The Consumer Financial Protection Bureau (CFPB) recently published a report detailing 16 large mortgage servicers’ COVID-19 pandemic response.
The report’s data metrics include call handling and loan delinquency rates, and they highlight the industry’s widely varied response to the pandemic. For example, many servicers managed to handle high call volume with an average hold time below 3 minutes, while others reported keeping callers waiting for as long as 26 minutes. The CFPB expects servicers to compare the report’s findings to their own internal metrics to identify opportunities for, and demonstrate concrete efforts toward, improvement.
“Many emergency mortgage protections are winding down, and servicers have had ample time to prepare for the millions of distressed homeowners who need their assistance,” said CFPB Acting Director Dave Uejio. “Today’s report should inform servicers’ own data reviews as they determine whether they are doing enough for borrowers. Servicers who find themselves at the bottom of the pack should immediately take corrective steps. The CFPB will hold accountable those servicers who cause harm to homeowners and families.”
The CFPB used supervisory data from 16 large servicers to understand how they are interacting with homeowners during the pandemic and whether those interactions are effective. The CFPB is monitoring key data metrics, including:
- Call metrics to understand how servicers managed the volume of homeowner calls. Most servicers reported abandonment rates of less than 5% during the reporting period, while others exceeded 20%, and one peaked at 34%.
- Pandemic forbearance exit metrics to determine the support provided to homeowners transitioning out of COVID-19 hardship forbearance programs. Many servicers saw increased delinquent exit rates in March and April 2021, and some servicers were clear outliers. For federally backed loans, 3 servicers, which used the same sub-servicer, had relatively higher delinquent exit rates for one or more serviced portfolios – consistently exceeding 50%.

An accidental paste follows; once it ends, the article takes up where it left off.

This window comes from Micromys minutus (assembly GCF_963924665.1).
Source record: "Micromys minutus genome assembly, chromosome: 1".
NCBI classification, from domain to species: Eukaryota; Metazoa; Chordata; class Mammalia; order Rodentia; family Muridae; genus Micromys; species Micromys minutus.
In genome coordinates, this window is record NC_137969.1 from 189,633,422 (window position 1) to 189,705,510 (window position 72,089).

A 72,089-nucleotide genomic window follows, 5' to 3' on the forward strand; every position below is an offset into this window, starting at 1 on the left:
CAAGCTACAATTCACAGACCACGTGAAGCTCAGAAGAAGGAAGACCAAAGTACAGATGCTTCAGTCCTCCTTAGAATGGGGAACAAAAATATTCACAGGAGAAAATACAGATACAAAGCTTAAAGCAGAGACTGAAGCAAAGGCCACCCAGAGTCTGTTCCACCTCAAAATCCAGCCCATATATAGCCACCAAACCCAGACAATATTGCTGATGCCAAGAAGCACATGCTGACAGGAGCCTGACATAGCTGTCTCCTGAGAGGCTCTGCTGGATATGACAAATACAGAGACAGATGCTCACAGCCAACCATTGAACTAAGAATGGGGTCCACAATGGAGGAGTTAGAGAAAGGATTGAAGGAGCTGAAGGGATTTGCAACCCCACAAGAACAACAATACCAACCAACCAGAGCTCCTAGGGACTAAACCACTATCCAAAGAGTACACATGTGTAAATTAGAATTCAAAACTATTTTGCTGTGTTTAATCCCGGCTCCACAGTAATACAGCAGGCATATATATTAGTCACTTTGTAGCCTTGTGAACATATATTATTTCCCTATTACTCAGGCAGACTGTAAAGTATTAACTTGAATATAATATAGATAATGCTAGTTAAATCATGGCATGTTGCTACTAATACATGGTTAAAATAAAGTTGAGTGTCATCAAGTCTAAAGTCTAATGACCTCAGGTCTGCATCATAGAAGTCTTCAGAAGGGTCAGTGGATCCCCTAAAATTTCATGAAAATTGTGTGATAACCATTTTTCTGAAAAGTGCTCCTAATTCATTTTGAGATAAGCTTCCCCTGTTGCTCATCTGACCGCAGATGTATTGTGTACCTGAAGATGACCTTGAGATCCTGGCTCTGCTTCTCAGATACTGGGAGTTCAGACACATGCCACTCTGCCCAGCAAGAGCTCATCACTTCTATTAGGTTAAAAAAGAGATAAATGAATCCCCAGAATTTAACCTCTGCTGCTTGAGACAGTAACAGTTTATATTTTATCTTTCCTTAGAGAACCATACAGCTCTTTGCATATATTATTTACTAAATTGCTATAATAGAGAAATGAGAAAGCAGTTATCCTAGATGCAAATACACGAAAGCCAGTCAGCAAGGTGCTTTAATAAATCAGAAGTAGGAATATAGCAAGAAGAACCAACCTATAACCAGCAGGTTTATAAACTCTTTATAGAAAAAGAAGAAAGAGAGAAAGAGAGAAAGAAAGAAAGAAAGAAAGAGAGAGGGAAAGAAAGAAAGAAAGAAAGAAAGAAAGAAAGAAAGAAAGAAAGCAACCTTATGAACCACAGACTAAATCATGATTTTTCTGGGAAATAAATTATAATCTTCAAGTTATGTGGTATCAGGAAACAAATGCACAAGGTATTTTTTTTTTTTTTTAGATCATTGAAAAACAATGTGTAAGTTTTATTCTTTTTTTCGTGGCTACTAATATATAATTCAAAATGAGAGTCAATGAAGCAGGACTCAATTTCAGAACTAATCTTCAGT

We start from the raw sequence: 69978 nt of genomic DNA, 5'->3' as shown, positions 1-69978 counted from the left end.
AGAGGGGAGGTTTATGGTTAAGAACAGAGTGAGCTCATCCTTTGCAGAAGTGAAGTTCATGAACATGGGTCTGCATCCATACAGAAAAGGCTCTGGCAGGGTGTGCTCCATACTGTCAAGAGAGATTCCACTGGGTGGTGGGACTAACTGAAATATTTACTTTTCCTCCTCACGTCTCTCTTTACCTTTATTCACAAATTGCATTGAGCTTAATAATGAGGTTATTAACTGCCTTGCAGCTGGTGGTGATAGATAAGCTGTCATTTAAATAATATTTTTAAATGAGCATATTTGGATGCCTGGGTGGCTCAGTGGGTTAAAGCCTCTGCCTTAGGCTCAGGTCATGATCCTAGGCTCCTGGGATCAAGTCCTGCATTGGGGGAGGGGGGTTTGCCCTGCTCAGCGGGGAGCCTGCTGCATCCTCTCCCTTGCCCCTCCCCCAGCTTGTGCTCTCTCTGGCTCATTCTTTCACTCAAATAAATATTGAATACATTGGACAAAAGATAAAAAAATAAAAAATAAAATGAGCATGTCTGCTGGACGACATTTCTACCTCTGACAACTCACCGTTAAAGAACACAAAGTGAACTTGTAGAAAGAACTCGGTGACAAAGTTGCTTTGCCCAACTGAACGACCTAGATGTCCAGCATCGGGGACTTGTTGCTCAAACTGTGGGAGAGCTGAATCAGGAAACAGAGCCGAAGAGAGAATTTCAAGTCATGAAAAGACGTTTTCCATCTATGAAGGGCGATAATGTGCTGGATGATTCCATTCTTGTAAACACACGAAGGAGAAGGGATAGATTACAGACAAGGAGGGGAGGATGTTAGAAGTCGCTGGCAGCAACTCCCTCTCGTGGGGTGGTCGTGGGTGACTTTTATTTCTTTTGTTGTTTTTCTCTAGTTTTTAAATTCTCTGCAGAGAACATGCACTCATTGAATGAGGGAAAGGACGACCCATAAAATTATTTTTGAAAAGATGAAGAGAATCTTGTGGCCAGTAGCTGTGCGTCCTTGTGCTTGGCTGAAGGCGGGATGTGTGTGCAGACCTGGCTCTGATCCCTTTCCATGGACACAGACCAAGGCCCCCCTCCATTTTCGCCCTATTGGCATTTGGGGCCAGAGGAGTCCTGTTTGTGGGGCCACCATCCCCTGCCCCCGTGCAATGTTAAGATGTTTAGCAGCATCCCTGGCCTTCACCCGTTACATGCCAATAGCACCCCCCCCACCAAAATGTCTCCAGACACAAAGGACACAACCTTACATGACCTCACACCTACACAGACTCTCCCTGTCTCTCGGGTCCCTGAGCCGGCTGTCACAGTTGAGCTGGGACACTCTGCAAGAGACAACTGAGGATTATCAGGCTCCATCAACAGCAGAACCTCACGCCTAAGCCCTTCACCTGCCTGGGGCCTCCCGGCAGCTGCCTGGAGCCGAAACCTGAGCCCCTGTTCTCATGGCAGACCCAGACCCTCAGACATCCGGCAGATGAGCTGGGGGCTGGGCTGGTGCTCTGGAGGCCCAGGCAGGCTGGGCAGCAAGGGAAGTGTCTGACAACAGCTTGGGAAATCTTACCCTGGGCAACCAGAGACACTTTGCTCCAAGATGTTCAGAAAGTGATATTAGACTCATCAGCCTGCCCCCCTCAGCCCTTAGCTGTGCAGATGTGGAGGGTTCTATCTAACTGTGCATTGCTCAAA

- Delinquency metrics to identify, among other things, variation of homeowner delinquency rates among servicers. Overall delinquency rates ranged from about 1% to 26% for both federally backed and private loans.
- Borrower profile metrics to determine whether and how servicers track borrowers’ race and limited English proficiency (LEP) status. Nearly half of servicers in the report clearly stated that they did not collect or maintain information about borrowers’ LEP status, which may lead to borrowers not receiving needed language assistance. Some of the servicers also reported not maintaining data on borrowers’ race, which may raise the risk of fair lending violations.
- Pandemic assistance enrollment metrics to understand the types of assistance programs offered to homeowners and whether homeowner applications to those programs were accepted or rejected. Forbearance was widely available for borrowers with both federally backed and private loans, and the reported denial rates were consistently low for both loan types.
- The CFPB also requested metrics on COVID-19 hardship forbearance requests that were denied. The reported number of denials for federally backed loans was consistently low, with the aggregate number of denials ranging from 0 to about 500 per month. Only one servicer reported more than 200 denials in any month of the reporting period.
- Denial counts for private loan forbearance programs were similarly low.
- One subprime servicer reported a relatively high number and rate of denied requests for COVID-19 hardship forbearance for private loans, peaking at nearly 500 denials in December 2020 and ranging between 12-18% of forbearance requests during the reporting period. This may indicate a relatively higher risk that the servicer’s private loan borrowers –averaging about 45% of its servicing portfolio –are unable to obtain pandemic-related hardship assistance because of specific private loan owner program requirements or other issues.
- The aggregate reported number of COVID-19 hardship forbearance exits from all servicers increased from approximately 55,000 to 106,000 per month for federally backed loans and 8,000 to 12,000 for private loans.
- The aggregate reported number of delinquent COVID-19 hardship forbearance exits during the reporting period consistently increased from about 3,000 to nearly 14,000 for federally backed loans and from about 1,000 to 3,000 for private loans.
- Overall, the number of delinquent exits increased more than fourfold during the reporting period.
- Across the industry, as of June 2021, about 179,000 of mortgage borrowers were 90+ days delinquent and had not participated in a forbearance plan.
- About 569,000 borrowers with early stage delinquencies had not participated in a forbearance plan.
- For federally backed loans, a bank servicer with loans serviced by a sub-servicer saw the highest rate of delinquent borrowers who did not request forbearance during the reporting period – between 38% and 44%.